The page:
In medieval times ironstone and, later, coal were mined, in particular from bell pits: localised mine shafts, one of which has now flooded to form a lake. Over the years large numbers of quarries were opened up on Titterstone Clee to exploit the dolerite. All but one, on Clee Hill, are now abandoned. The largest quarries have sheer drops of up to around 100 feet (30m).

Before the Second World War, the area would be described as industrial, because of the presence of wide-scale quarrying and associated activity. Men came from places such as Bridgnorth and Ludlow to work in the quarries, and the villages of Bedlam and Dhustone on Titterstone Clee were built especially for the quarry workers. Crumbling remains of quarry buildings now litter the hill, reminders of a bygone industry that once employed more than 2,000 people here. An old 3 ft (914 mm) narrow gauge railway incline is still visible on the hill and a large concrete structure under which the wagons were filled with stone still remains next to the modern day car park. Nearby, on the flanks of Clee Hill, a standard gauge railway incline provided means of exporting quarried stone from above Cleehill village. This railway infrastructure remained intact until abandoned in the early 1960s. [6] In the past the quarries have also been worked (on a much smaller scale) for coal, fireclay and limestone.

Early in the 20th century, a further large quarry (the Magpie Quarry) opened on the eastern side of Clee Hill and an aerial ropeway was built to carry stone off the hill eastwards to the railway at Detton Ford. The footings for the tall pylons which supported the wires still remain near the summit, parallel to the modern day track to the radar domes.

During the Second World War, in September 1941, a radar station was set up on Titterstone Clee under cover of being a Royal Air Force station under the name of RAF Clee Hill, which housed between 40 and 50 personnel. Initially the radar and wireless crew lived in huts within the station which made for cold living conditions in winter but it ceased to be residential in September 1956 when crew were allowed to board in Ludlow. The station, latterly commanded by a Flight Lieutenant, disbanded and closed in September 1957. However it was reactivated in 1964 under the oversight of the Civil Aviation Authority. [7] Several radar domes and towers currently operate on the summit of the hill. The largest of the radar arrays is part of the National Air Traffic Services (NATS) radar network, and covers one of 30 overlapping regions of UK airspace. The one on Titterstone Clee monitors all aircraft within a 100-mile radius. The smaller of the two is a Met Office weather radar station which is part of a network of 16 across the country used to detect cloud precipitation (rain). The domes and masts are well-known local landmarks, with one in particular often being nicknamed 'the golf ball'.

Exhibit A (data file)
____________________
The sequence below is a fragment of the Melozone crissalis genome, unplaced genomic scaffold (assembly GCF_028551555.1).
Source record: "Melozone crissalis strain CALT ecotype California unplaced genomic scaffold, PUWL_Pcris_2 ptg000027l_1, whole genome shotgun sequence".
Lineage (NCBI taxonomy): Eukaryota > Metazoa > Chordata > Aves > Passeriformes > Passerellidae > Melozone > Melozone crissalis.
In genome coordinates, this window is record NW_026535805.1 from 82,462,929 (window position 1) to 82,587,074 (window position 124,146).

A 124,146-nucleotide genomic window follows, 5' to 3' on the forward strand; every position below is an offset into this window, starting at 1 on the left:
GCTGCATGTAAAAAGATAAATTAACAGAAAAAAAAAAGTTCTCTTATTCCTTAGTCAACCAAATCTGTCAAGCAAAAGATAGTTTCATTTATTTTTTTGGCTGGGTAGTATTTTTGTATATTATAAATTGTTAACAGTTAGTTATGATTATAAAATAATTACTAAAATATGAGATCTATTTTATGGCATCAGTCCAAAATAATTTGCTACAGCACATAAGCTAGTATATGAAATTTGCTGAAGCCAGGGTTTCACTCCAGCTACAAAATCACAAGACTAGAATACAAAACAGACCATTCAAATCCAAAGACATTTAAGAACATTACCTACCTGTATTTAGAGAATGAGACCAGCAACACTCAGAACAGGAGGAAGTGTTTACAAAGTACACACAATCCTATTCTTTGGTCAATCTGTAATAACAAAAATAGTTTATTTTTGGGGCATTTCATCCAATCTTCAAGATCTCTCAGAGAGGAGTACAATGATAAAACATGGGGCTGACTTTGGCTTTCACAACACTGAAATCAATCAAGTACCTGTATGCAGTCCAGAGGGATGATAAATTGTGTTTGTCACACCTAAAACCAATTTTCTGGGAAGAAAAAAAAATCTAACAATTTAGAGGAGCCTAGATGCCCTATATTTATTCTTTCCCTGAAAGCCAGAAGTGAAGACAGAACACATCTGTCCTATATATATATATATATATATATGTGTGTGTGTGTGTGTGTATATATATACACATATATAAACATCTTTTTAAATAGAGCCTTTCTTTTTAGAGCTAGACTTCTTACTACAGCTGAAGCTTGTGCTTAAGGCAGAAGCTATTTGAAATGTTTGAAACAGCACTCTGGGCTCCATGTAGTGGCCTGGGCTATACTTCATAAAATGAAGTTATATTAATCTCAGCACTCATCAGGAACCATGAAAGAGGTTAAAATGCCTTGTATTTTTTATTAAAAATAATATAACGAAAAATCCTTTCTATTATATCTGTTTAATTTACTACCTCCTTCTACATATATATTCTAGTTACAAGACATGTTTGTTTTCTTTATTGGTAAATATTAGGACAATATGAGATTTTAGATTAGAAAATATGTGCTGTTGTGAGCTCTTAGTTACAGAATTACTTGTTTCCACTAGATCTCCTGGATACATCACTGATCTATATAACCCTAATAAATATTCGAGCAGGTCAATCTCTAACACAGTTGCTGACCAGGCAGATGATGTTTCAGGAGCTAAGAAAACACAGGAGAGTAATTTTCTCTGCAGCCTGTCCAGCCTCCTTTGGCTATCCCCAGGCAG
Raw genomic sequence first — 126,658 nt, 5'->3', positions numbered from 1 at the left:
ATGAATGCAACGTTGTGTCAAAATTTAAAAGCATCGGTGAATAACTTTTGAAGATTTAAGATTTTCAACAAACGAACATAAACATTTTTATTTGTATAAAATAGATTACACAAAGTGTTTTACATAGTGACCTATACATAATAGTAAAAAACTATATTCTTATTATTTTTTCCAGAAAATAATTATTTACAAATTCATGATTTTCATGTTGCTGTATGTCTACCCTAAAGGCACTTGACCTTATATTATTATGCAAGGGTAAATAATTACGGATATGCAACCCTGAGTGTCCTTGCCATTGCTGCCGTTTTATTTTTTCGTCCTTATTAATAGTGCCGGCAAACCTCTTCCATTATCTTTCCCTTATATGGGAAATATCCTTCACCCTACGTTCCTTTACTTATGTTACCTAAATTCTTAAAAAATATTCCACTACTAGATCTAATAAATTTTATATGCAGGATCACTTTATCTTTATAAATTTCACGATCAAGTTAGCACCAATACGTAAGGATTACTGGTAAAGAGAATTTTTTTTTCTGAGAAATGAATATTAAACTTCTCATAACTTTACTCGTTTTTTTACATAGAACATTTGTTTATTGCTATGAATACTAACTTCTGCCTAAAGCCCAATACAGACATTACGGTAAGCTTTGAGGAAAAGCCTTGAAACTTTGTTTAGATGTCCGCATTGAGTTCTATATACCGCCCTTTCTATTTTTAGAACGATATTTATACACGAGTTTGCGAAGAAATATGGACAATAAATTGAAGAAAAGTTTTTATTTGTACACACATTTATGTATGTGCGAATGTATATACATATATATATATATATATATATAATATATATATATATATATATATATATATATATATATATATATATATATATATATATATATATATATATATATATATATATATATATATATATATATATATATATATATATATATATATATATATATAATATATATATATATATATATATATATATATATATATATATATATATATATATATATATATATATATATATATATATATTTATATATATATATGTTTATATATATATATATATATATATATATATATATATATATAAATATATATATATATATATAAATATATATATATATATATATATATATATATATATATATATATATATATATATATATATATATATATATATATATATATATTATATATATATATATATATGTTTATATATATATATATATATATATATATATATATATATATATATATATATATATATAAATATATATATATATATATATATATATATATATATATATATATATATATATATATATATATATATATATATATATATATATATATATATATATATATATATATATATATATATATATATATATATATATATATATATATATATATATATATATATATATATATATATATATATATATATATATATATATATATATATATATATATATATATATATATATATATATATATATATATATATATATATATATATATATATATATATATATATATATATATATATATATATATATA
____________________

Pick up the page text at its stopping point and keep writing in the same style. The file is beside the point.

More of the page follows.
Clee Hill is still quarried behind Cleehill village. Quarrying resumed here in the late 1980s, 50 years after the Titterstone Clee Dhustone quarry closed just below the summit. The main buildings of the quarry are just visible from the A4117 road but virtually hidden from view by ingenious landscaping.

A 20th century triangulation pillar marks the summit.

Access and recreation

The summit area and unenclosed upper slopes of Titterstone Clee, along with Clee Hill to its south, were mapped as 'open country' under the provisions of the Countryside and Rights of Way Act 2000 and thereby freely available to walkers. There is in addition a dense network of footpaths and bridleways running both across the unenclosed land and also the enclosed farmland surrounding the hill. Some connect from the A4117 Cleobury Mortimer to Ludlow road which runs east-west across Clee Hill Common's southern flanks (reaching a height of 1,250 feet (380 m) above sea level at its highest point) though a minor public road reaches to the upper parts of the hill where there are parking areas. Thus Titterstone Clee is popular with walkers and picnickers, but much less so than nearby hills such as the Long Mynd. From the summit the Shropshire Way runs north to Brown Clee Hill, southwest to Ludlow and east to Cleobury Mortimer. Another long-distance trail, the Jack Mytton Way runs along the northeastern margin of the hill. [8]

In fiction

Titterstone Clee plays a central role in the Ellis Peters' novel The Virgin in the Ice .

See also

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  3. Shropshire Geology – Titterstone Clee
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  5. "Church Stretton, Geological Survey of Great Britain (England and Wales),Solid, sheet 166". Maps Portal. British Geological Survey. Retrieved 28 June 2020.
  6. D.J. Norton Railway Photographs
  7. Toby Neal (21 September 2021). "Detecting a major anniversary for a 'golfball' landmark". Shropshire Star. Retrieved 23 September 2021.